Dana was a fellow student from my med school days. We’d chatted a few times, but nothing more. She was pretty eccentric, from what I recalled. I had no idea how she’d found my place. Her head snapped up. “Ethan! You remember me?”
I suppressed a wince. “Yes. What’s up?”
“I have a problem. I was wondering if you could help me…” She blinked a few times behind her thick glasses and looked down. I noticed the backpack next to her. A shiver ran down my spine. I really hoped this wasn’t what I thought it was. “My roommate wants her boyfriend to move in with her, but he finds me creepy, so she asked if I could tone it down, so I said I don’t understand, and then we got angry, and then…”
I was always told that when doing interviews for med school, they looked for students with minimal social skills, at the very least. I surmised that she must have been some kind of genius to overcome her serious lack in that field. “Did she kick you out?”
“I’m not sure. Can I stay with you for a few days?”
Of course not! I barely know you! I wanted to say. And if I was being completely honest, she was creepy as hell. “Can’t you move back in with your parents?” I tried. Ouch. That sounded cold.
“They’re not in this country.” She got up, picked up her bag, and walked away like a little grey mouse. “I’m sorry. I didn’t want to bother you.”
I was being such an asshole. In my panic, I grabbed her arm before promptly letting go. She shared my shock. We looked away in discomfort. “I didn’t mean that. Of course you can stay for a few days.” Whatever “a few days” meant. “Come on. I’ll take your bag.”
“Thanks, thanks so much…” She kept going until we were in my apartment. The place was small. It would be cramped with two people. We looked around, as if it would help us find extra space where she could sleep. The couch was pretty big and comfortable. She would be fine there. Unless I was being an ass by not offering her my bed. Wasn’t that a little too self-sacrificing, though?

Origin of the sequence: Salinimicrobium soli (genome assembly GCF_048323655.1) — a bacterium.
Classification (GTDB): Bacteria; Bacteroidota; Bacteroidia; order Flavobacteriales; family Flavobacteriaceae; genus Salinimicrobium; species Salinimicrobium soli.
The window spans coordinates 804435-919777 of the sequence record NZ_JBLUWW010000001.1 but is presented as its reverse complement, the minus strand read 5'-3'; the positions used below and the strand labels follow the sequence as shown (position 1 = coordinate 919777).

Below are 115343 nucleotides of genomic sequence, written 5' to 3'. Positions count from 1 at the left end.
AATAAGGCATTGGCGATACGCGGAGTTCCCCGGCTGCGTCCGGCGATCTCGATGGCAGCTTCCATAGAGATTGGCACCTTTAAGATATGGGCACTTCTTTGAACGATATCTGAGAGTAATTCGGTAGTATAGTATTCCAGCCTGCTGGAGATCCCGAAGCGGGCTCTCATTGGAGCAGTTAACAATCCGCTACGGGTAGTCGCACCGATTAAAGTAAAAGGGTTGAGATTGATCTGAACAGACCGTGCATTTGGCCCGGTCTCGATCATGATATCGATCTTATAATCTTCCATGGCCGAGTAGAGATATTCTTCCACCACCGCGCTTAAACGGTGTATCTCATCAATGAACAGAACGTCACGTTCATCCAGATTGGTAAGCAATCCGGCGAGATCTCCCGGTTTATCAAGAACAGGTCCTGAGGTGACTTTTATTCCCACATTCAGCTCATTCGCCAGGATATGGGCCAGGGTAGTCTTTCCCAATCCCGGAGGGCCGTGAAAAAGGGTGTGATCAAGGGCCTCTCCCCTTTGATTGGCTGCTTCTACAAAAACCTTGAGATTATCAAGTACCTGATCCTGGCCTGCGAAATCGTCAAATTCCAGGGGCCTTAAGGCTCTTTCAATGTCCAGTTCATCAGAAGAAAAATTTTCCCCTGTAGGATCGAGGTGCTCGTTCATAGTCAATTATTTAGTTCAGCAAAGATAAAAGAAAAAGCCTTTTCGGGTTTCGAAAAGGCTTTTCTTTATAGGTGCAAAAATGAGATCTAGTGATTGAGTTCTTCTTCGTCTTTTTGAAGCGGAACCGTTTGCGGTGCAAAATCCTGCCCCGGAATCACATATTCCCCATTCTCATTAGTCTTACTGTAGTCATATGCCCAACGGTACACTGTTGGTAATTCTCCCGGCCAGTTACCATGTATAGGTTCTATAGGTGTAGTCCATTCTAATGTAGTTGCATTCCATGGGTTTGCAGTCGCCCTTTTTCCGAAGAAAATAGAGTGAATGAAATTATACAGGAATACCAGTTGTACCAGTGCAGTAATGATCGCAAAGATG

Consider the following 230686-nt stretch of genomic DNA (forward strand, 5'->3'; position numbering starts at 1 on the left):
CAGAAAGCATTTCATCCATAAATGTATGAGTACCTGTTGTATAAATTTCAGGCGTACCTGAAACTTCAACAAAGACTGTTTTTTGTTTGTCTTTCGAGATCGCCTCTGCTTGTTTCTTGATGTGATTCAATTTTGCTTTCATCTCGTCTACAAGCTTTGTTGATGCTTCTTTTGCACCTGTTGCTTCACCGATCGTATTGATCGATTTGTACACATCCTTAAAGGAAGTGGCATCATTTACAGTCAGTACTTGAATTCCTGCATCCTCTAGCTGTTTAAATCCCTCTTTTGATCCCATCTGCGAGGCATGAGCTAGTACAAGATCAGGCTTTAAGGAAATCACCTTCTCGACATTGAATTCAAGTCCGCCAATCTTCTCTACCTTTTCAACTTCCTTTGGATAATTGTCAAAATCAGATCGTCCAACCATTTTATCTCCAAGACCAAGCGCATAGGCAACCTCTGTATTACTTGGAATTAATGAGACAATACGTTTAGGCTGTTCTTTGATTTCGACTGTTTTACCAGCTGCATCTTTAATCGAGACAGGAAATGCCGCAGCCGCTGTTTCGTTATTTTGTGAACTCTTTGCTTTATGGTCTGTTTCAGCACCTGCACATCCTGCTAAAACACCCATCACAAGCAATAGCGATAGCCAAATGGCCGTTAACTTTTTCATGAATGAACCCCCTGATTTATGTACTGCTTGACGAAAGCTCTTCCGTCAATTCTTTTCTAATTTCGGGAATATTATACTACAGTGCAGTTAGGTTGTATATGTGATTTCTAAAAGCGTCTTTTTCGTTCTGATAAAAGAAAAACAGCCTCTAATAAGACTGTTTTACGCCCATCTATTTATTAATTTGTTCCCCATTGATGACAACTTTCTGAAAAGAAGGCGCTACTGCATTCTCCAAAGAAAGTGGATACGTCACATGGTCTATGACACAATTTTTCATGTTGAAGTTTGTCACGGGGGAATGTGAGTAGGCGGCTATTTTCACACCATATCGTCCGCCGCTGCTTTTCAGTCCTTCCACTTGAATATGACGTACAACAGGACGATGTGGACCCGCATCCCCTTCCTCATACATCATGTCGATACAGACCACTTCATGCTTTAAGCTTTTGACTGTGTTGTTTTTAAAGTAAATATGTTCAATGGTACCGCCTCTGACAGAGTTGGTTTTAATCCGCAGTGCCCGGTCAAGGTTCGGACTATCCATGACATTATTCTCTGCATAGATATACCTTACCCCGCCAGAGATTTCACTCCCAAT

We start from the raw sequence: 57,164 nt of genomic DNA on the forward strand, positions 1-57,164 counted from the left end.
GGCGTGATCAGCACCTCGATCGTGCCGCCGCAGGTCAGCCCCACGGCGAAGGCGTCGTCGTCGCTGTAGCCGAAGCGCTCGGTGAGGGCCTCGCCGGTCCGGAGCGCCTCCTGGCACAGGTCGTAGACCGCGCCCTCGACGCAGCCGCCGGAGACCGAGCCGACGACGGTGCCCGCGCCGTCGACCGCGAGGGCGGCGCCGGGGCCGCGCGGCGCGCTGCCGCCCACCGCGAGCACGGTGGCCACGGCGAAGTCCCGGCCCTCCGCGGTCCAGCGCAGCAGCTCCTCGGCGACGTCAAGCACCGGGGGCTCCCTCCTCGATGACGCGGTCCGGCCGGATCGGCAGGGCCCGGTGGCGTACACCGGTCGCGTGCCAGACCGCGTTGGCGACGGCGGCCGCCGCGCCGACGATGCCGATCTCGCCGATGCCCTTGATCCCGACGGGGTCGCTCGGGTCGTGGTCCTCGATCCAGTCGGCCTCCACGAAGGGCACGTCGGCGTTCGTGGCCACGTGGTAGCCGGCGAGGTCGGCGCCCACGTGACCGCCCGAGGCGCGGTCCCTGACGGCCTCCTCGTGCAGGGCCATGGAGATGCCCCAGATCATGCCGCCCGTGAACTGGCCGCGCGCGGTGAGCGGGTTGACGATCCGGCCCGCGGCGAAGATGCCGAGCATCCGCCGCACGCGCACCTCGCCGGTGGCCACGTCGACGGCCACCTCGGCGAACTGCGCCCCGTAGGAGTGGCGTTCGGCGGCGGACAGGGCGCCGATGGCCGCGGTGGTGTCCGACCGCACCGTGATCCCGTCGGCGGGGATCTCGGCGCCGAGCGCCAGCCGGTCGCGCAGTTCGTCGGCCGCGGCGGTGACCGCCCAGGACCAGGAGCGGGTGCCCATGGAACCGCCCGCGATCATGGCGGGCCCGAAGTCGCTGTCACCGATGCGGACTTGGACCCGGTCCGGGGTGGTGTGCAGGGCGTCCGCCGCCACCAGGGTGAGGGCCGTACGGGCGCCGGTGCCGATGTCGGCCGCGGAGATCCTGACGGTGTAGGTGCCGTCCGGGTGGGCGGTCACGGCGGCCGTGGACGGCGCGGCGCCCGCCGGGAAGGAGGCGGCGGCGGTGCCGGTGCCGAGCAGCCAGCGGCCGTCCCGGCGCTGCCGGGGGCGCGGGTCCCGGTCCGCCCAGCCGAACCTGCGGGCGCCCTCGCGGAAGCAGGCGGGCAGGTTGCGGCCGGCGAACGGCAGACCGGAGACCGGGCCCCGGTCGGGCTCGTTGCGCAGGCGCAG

“I’ll take the couch, if you don’t mind.”
I dropped her bag in the living room and went to get some blankets and a pillow from the closet in the hallway. “I haven’t seen you at school in a long time. People are saying you dropped out.”
“People are right.”
I shrugged, forgetting she couldn’t see me. “I didn’t like it.” I was reminded of Nicolas’s question, the one everybody secretly wanted to ask: what was wrong with me? I closed the door a little too loudly to maintain my pretense of composure.
Back in the living room, Dana sat on the couch with her laptop already open in front of her. “What are you up to now?” she asked without looking up.
I dropped the folded sheets and the pillow on the armrest. “I got a job as someone’s companion. It’s a mental health thing.”
“Good for you. You’ve always wanted to specialize in psychiatry, right?”
I nodded, not feeling the need to add anything to that statement. “I’ll order something for dinner.”
“Don’t worry about it.”
I didn’t know how she’d gotten my address. That detail was unsettling and it would definitely be a point I would have to clarify eventually.
For now, I needed to sort out what I was going to do about Nicolas. He intimidated and intrigued me at the same time. I might have just been desperate for company, but I was seriously considering the offer. In a way, I felt that maybe we weren't that different.